Figure 3: Algorithm STAB
Proof. Consider an instance I of ISP k, and let (yIp, ZIp) and (y*, z*) be re
spectively an optimal LP solution and the solution returned by the algorithm
for I. We prove the theorem by establishing that
1
value(y*,z*) ~ 1 (ll/k)k value(ylp, ZIp).
(11)
It is enough to prove the result for instances satisfying the following as
sumption: we assume that the optimal LP solution satisfies constraints (9)
at equality, i.e.
zh + L Yd = 1, Vi E [1 : n].
cE(li:ri)
(12)
Indeed, if (12) does not hold for some intervals i, we change the instance by
shortening the appropriate intervals (and perhaps splitting the columns with
yIpvalues) so that the assumption becomes true (see Figure 4). It is easy
to check that the optimal LP solution remains the same (up to the splitted
columns). Since in the new instance the intervals become shorter, algorithm
STAB returns a solution with a value equal to or larger than the value of
the solution returned for the initial instance. Then inequality (11) proven
for the new instance implies this inequality for the initial instance as well.
We order the rows of the grid in order of nonincreasing zIPvalues, and we
denote by I (l ~ 0) the number of zIpvalues equal to 1. Then: zi =
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Figure 4: Example of an initial instance (left) and a new instance satisfying
the assumption (right).
z!p = 1,1 > Z ! ~ l 2': ... 2': z ~ 2': O. We assume that value(ylp) is positive
(otherwise all the zIpvalues have to be equal to 1 and the theorem obviously
holds).
By construction:
value(y*, z*) = min value(yj, zj) ::; min value(yj, zj),
jE[O:m]
(13)
jE[I:m]
where (yj, zj) is the jth solution generated in Step 4 of STAB.
Let us proceed by defining for each j E [0 : m], a number qj E ffi. that
depends on some given .6. E [0, l]m and given (3 > 0 as follows:
where we put .6.j = 0 if j > m.
Observe that qj for each j E [0 : m] is uniquely defined by this equality; we
denote the solution of (14) by qj(.6., (3).
We will prove the following lemma:
Lemma 4.2.
Then, assuming that Lemma 4.2 holds, it follows from (13) that:
value(ylp)
k
value(y*, z*) ::; min (j + k . qj (ZIp,
JE[I:m]
)).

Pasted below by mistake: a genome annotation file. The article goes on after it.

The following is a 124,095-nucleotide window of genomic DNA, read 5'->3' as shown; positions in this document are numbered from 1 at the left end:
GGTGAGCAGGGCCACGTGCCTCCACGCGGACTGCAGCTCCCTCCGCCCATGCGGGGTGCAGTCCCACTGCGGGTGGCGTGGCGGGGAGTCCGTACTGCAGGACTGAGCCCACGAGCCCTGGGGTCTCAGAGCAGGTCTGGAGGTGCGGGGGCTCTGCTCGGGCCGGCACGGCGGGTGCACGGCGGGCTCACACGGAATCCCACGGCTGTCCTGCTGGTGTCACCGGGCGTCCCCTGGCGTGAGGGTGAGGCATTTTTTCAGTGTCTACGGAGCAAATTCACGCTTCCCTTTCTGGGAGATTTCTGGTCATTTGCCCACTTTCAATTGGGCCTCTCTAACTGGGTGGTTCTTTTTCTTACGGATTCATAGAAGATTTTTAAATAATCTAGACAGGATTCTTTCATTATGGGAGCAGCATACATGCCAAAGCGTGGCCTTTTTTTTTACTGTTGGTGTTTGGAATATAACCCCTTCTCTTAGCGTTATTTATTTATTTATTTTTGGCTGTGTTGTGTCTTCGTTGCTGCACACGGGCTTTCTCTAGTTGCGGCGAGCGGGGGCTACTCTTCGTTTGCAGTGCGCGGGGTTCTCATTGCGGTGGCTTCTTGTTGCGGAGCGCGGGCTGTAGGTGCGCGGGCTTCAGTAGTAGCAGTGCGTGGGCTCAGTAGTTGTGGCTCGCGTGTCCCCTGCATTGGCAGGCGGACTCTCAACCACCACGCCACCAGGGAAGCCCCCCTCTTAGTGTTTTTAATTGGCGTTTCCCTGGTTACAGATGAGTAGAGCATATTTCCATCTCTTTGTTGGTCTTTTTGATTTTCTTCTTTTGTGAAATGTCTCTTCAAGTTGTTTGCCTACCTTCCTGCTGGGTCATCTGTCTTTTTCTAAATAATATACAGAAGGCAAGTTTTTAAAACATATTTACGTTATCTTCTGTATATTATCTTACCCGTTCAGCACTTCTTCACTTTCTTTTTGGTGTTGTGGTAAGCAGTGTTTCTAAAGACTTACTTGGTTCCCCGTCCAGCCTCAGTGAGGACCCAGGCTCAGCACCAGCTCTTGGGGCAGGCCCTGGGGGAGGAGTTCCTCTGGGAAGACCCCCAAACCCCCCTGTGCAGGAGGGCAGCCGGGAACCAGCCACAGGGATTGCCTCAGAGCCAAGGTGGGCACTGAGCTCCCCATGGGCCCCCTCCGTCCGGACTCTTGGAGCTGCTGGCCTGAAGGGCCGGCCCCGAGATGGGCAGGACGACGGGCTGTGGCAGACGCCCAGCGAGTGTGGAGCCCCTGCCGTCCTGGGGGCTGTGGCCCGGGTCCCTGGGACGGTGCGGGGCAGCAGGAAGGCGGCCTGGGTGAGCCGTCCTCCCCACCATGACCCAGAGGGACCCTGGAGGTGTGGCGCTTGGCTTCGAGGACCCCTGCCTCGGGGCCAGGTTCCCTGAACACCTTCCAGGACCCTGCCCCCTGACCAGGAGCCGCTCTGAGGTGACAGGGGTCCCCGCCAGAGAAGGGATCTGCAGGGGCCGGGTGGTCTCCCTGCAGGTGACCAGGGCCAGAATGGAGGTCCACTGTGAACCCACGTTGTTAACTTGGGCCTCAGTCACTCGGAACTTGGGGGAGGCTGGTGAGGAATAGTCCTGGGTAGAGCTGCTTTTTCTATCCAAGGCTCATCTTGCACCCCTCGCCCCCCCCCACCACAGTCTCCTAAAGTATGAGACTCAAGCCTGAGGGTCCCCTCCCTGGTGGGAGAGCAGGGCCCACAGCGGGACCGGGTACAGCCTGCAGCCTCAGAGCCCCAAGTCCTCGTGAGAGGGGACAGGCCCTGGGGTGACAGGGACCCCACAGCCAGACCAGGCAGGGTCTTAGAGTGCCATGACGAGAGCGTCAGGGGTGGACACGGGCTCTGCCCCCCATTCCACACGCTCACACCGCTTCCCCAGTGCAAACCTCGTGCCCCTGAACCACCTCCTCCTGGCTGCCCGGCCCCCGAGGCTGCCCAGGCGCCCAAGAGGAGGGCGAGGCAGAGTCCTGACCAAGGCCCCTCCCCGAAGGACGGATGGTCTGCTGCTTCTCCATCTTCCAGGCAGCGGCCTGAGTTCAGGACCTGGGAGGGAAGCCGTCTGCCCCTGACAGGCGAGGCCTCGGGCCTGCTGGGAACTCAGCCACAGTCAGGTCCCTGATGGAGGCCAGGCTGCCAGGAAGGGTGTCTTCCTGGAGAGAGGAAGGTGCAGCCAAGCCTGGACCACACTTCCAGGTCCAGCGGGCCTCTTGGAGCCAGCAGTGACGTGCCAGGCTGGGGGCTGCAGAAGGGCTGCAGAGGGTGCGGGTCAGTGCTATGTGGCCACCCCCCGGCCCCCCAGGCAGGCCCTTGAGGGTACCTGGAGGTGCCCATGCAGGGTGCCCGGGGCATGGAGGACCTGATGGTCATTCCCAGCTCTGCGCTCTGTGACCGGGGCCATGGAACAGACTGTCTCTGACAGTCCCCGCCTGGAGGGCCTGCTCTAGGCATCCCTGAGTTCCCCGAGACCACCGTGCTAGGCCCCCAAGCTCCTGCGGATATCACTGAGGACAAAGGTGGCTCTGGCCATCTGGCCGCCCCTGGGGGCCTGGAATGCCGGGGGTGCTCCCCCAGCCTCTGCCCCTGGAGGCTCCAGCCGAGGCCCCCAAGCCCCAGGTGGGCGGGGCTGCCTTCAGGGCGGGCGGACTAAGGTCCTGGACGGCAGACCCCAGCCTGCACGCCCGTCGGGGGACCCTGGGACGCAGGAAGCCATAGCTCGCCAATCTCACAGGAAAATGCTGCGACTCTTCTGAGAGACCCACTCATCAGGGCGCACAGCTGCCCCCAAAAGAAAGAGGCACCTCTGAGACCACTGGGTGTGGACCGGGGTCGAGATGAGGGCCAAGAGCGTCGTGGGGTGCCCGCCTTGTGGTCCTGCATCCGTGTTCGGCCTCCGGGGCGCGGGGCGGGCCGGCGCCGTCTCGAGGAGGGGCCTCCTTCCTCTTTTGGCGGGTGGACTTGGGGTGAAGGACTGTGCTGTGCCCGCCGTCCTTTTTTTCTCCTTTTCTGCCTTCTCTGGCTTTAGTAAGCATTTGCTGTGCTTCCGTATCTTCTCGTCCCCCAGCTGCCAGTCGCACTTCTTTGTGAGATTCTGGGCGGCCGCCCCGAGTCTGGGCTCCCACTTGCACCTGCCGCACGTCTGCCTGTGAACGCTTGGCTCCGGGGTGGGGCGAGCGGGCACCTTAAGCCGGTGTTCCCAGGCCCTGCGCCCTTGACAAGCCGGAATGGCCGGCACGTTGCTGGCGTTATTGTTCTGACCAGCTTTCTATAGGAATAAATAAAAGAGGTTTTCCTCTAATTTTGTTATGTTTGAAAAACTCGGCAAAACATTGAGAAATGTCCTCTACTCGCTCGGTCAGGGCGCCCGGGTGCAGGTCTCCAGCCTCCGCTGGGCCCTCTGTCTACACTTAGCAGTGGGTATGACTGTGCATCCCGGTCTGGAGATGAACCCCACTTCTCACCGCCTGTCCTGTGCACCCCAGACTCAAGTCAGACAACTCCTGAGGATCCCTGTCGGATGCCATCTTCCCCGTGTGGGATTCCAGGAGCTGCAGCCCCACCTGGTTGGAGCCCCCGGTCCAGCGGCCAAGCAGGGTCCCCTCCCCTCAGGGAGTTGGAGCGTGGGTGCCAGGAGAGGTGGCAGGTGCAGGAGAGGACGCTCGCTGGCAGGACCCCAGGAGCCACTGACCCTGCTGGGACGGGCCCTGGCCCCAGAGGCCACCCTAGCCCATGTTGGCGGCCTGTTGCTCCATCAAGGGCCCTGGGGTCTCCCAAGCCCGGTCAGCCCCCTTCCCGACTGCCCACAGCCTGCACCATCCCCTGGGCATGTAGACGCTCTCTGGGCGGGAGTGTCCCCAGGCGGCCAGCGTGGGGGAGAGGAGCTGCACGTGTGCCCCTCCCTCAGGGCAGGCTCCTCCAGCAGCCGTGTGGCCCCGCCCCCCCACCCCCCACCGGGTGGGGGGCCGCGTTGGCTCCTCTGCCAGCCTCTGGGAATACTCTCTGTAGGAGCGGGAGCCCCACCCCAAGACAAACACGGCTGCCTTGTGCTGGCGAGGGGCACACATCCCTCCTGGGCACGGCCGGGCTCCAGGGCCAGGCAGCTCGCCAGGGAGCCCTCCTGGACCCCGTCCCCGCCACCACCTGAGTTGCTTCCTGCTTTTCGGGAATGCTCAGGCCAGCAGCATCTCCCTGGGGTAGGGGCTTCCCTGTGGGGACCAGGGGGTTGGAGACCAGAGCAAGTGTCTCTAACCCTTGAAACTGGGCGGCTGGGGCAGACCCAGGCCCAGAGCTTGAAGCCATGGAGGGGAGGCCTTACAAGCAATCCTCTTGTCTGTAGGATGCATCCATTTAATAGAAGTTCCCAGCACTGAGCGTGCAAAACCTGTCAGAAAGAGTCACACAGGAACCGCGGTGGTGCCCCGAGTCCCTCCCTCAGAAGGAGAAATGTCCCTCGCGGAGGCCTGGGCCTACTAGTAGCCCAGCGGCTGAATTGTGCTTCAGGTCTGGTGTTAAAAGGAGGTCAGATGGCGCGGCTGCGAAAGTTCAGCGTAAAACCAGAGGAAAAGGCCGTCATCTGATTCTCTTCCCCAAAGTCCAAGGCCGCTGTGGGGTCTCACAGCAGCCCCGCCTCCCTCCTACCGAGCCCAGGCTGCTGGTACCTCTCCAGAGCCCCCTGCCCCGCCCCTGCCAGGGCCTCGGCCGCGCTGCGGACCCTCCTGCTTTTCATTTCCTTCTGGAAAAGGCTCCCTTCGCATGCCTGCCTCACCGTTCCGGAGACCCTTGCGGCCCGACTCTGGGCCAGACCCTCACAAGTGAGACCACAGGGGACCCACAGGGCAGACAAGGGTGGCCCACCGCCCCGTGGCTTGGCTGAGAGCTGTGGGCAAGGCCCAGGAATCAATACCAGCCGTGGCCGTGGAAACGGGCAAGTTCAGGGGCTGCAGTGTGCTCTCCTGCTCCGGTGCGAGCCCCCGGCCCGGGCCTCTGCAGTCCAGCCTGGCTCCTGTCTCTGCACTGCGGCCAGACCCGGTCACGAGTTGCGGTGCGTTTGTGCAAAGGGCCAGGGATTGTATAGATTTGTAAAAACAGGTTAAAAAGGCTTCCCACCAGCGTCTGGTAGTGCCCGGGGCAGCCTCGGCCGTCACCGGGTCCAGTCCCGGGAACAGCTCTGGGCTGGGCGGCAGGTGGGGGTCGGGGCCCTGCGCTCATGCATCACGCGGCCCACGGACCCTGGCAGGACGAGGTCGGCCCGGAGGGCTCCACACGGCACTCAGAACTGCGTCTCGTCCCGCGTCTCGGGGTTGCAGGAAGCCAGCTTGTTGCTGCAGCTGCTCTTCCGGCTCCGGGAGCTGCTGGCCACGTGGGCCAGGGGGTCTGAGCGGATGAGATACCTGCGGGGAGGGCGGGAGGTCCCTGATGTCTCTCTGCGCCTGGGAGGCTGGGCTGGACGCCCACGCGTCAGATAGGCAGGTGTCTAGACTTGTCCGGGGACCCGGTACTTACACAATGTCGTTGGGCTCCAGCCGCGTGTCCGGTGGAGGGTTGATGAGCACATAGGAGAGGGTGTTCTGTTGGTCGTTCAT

(15)
The Theorem follows now from the following lemma, the proof of which can
be found in the appendix:
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Lemma 4.3. Given are real numbers 1 2: 61 2: 62 2: ... 2: 6 m 2: 0, a
positive real number Y, an integer p 2: 2, and an integer l 2: 0. Then the
following holds:
1
min (i + p. Qi(.6., Yip)) ::;
iE[I:m]
(
I ) (Y + "" .6.r ) + l,
1  1 p P
1 
~
r=l+l
m
(16)
By applying this Lemma with p = k, .6. = ZIp, and Y = value(ylp), the
righthand side of (15) can be bounded by:
and since z ~ P
equal to:
= z!P = 1, the right hand side of this last expression is
1
l
(
IP IP)
(
Ik)k va ue y ,z .
1 1 1
The theorem is then proven.
To complete the proof of the theorem, we now proceed with the
Proof of Lemma 4.2. Consider (yj, zj), for some j E [l : m], let us find an
upper bound for value (yj , zj). By construction:
 zj = 1 Vr < J'
T , ,
z? = 0, Vr 2: j + 1,
 yj is an optimal solution to Ipy (I, b), where bi = 1  Zii' Vi E [1 : n].
Obviously, value(zj)
solution y'j, which is feasible to the LPrelaxation of Ipy (I, b). Then, Lemma
2.1 implies that value(yj) ::; value(y'j).
= j. In order to bound value(yj) we introduce a
First, let us define subsets 81,82, ... , 8m , where 8r C [1 : t], Vr = 1, ... , Tn,
(i.e., each subset consists of a set of columns of the grid) in the following
way:
i:Pi=r
Thus, 8r is the set of columns stabbing intervals in row r.
14
Page 16
Fix now some j E [l
1, \fT E [l + 1 : m]):
m l, and construct y'j as follows (recall that z7 <
1
Ip
( l  z ~ ) Ye ,
yJ
if c E Sj+l
if C E Sj+2 \Sj+l
if C E Sm \(Sj+l U ... U Smd
otherwise.
(17)
Let us now establish feasibility of y'j with respect to the LPrelaxation of
IPY(I, b). For any interval i we show that the following inequality holds:
"" y'j > 1  zj .
~
e 
eE[li:ri]
Pi
(18)
If Pi < j + 1, where Pi is the row number of interval i, then Z ~ i = 1, and the
inequality holds automatically. Consider the case Pi ~
C E SPi' either c E Spi\(Sj+l U ... U Spid, or c E (Sj+l U ... U Spi1). The
first case implies that y1 = yJ /(1 
to yJ multiplied by some coefficient at least as large as 1/ (1 z ~ ) (see (17)).
Then, since [li : Til E SPi' we have y2 ~ yJ /(1 
U sing this and remembering that (yip, Zip) satisfies z ~ + LeE [Ii :ri] yJ ~ 1, we
have:
"" Ye ' j
1 ""
~
> (IziP) ~
eE[kri]
p, eE[kri]
Thus we have shown that inequality (18) holds for any i E [1 : n], and
therefore y'j is feasible to the LPrelaxation of IPY(b).
implies that
value(yj) ::; value(y,j).
j + 1. Clearly, for any
z ~ ) ; the second means that y2 is equal
z ~ ) for any c E [li : Til·
I
y; >
1 Zip
_,P,..::..i = 1
1 z ~
.
Now Lemma 2.1
(19)
( I") (I value(yIP))
[l
1
In what follows we show that value y J
By construction of y'j, using notation Y(S) = LeEs yJ :
::; k . qj z P,
k
' \f j E : m .
15
Page 17
Observe that for the Y Uterms the following equality holds:
(21 )
lVIoreover, using the definition of Sr, our assumption (12), and the fact that
there are at most k intervals per row, we have for each r = j + 1, ... , Tn:
(22)
Consider now the following optimization problem:
max
(\PYJ+1 + ~
lZj+l
YJ+1 + ... + Ym + ~ ~ m + 1 Yr ::; value(ip)
o ::; Yr ::; k(l  z7),
o ::; Yr ::; k,
YJ+2 + ... + ~Ym + ~ ~ m + 1 Yr)
lj+l,lj+2,'"
subject to
lZj+2 lzm
(23)
(24)
(25)
Vr = j + 1, ... , Tn
Vr = Tn + 1, ... , 00
Due to (21) and (22) the following solution is feasible to it:
Yr = Y(Sr \(Sj+1USj+2U",USrl)) for each r = j+1, ... , Tn, and ~ : m + l Yr =
Y((l : t)\(Sj+1USj+2U ... USm)) (distributed arbitrary among the components